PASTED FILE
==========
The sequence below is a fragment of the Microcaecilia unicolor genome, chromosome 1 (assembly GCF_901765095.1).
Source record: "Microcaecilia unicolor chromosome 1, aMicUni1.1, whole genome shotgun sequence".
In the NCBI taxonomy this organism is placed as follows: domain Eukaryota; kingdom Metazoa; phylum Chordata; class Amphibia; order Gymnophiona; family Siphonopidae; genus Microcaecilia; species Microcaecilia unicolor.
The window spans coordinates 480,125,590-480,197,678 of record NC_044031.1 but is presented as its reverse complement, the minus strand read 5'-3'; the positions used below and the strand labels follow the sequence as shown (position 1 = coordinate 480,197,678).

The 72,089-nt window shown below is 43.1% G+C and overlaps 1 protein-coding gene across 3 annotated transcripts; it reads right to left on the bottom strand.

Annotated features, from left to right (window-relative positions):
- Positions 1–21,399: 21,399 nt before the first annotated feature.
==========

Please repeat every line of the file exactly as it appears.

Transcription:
The sequence below is a fragment of the Microcaecilia unicolor genome, chromosome 1 (assembly GCF_901765095.1).
Source record: "Microcaecilia unicolor chromosome 1, aMicUni1.1, whole genome shotgun sequence".
In the NCBI taxonomy this organism is placed as follows: domain Eukaryota; kingdom Metazoa; phylum Chordata; class Amphibia; order Gymnophiona; family Siphonopidae; genus Microcaecilia; species Microcaecilia unicolor.
The window spans coordinates 480,125,590-480,197,678 of record NC_044031.1 but is presented as its reverse complement, the minus strand read 5'-3'; the positions used below and the strand labels follow the sequence as shown (position 1 = coordinate 480,197,678).

The 72,089-nt window shown below is 43.1% G+C and overlaps 1 protein-coding gene across 3 annotated transcripts; it reads right to left on the bottom strand.

Annotated features, from left to right (window-relative positions):
- Positions 1–21,399: 21,399 nt before the first annotated feature.